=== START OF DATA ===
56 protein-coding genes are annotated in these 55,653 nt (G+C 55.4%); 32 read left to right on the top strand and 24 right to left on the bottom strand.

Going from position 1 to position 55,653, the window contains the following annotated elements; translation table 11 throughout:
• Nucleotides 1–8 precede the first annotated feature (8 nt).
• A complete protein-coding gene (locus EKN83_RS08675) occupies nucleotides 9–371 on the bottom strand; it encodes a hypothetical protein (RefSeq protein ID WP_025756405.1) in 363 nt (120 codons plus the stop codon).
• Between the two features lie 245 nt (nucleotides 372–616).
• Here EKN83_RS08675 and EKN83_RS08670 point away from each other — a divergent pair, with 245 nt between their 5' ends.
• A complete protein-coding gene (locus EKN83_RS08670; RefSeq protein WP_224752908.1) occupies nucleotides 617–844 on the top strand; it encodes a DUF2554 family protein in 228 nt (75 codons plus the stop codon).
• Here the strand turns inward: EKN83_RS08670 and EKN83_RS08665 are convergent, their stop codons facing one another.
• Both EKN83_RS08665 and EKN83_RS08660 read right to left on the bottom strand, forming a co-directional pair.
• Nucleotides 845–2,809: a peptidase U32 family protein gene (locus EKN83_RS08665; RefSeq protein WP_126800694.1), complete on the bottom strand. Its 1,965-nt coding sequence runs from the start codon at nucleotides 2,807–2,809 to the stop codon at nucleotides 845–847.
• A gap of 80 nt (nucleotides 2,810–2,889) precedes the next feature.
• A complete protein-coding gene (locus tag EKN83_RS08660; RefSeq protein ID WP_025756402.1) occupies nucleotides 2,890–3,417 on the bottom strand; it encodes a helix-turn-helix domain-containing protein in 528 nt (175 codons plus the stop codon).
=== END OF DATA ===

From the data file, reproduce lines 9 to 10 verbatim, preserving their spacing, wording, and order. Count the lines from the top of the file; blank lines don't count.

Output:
• Both EKN83_RS08665 and EKN83_RS08660 read right to left on the bottom strand, forming a co-directional pair.
• Nucleotides 845–2,809: a peptidase U32 family protein gene (locus EKN83_RS08665; RefSeq protein WP_126800694.1), complete on the bottom strand. Its 1,965-nt coding sequence runs from the start codon at nucleotides 2,807–2,809 to the stop codon at nucleotides 845–847.